While I was semi-disconnected from the grid over the holidays, one of the things I missed was an article in the Washington Post detailing the results of a poll on Americans’ privacy attitudes. The article, which contains lots of “man on the street” interviews with a range of views on privacy (including the usual “I have nothing to hide” viewpoint), correctly points out that in the interpersonal realm, “there are not yet widely accepted norms about who may watch whom and when and where tracking is justified.”
But the main takeaway from the poll is that Americans express very high levels of concern about the threat to their privacy from social networks, cellphone providers, web sites “such as Google, Amazon or eBay” and the NSA. Roughly 70% said they were concerned about each, with only around 30% not at all or “not too” concerned. It is interesting that there are no significant differences between Americans’ concern over government and private-sector spying. Perhaps the reality of the Surveillance-Industrial Complex is sinking in.
A couple other observations and comments on the poll:
- The hook of the article was that Americans express concern about privacy but also use snooping tools themselves. This is not surprising and there’s no paradox here. To begin with, privacy has always been a question of power, so (as I discussed here) there is an inherent structural incentive to spy on others, to gain the insights and advantages of doing so, while not being spied upon oneself. The legitimacy of monitoring also varies; as the article acknowledges, parent-child monitoring is vastly different from government-citizen monitoring.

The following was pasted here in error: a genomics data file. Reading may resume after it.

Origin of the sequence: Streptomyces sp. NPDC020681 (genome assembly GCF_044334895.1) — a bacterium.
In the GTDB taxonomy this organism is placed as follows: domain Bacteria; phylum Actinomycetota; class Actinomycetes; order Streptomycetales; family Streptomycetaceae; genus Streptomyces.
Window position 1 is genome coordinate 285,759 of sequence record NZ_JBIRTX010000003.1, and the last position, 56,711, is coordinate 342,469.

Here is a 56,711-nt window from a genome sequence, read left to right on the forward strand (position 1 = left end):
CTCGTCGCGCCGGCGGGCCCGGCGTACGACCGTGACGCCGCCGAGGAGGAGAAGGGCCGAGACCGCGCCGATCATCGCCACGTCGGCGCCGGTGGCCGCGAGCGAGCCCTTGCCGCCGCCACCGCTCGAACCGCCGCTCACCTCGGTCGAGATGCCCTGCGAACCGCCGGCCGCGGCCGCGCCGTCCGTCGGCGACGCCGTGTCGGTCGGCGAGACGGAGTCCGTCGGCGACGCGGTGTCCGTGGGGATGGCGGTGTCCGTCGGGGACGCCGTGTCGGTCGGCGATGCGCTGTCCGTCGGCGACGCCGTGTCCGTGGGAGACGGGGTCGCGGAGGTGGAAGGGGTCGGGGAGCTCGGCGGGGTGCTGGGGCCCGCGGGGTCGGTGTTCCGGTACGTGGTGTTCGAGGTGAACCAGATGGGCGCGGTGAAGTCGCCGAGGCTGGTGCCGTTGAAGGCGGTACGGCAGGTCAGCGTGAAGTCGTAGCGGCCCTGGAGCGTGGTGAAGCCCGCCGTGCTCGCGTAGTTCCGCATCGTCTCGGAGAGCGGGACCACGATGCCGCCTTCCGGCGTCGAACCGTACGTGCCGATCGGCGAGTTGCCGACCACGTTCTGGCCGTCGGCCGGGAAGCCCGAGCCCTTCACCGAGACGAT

- There’s also a big difference between monitoring with the subject’s knowledge (as in the parent-child examples cited in the article) and secret spying (as in the NSA’s metadata and other programs). The poll asked people if they’d ever monitored their co-workers “without their knowledge” (only 3% admitted to doing so). It also asked those living with a partner if they’d ever monitored their partner’s “internet usage or location through their cell phone,” and 6% said yes—but the poll didn’t ask if that was without their knowledge, so those answering “yes” probably include those who use commonly available mutual-tracking apps. Fully 60% of respondents with children said they monitor their internet usage—but again the poll did not ask whether that was with or without the children’s knowledge, and that is an important distinction.
- Only 17% say they have “ever” “encrypted [their] communications” to protect their privacy. As my colleague Christopher Soghoian pointed out to me, this is false because Americans use encryption every time they enter a credit card to buy something, every time they write an email through the webmail interface of Gmail, Hotmail and now even Yahoo Mail, and every time they send a tweet—because all of those sites use HTTPS to automatically encrypt their communications. The fact that consumers don’t realize they are encrypting their communications against passive network surveillance, even though HTTPS protects hundreds of millions of people every day, demonstrates the power of privacy by design. What we need are more services that include encryption without requiring any configuration by the user.
- Only 13% say they have ever “used a fake name or other false information” to protect their privacy. This was surprising to me. It’s touching that Americans carry over their norms and habits of honesty, which are so socially beneficial within communities of any kind, to interactions with giant technology corporations. But it seems to me that when a prying company is forcing you to turn over personal information, and uses and abuses that information in untold ways, there is often no reason whatsoever to turn over true information about yourself, and much reason not to. I believe all moral imperatives for truthfulness are inoperative in those circumstances.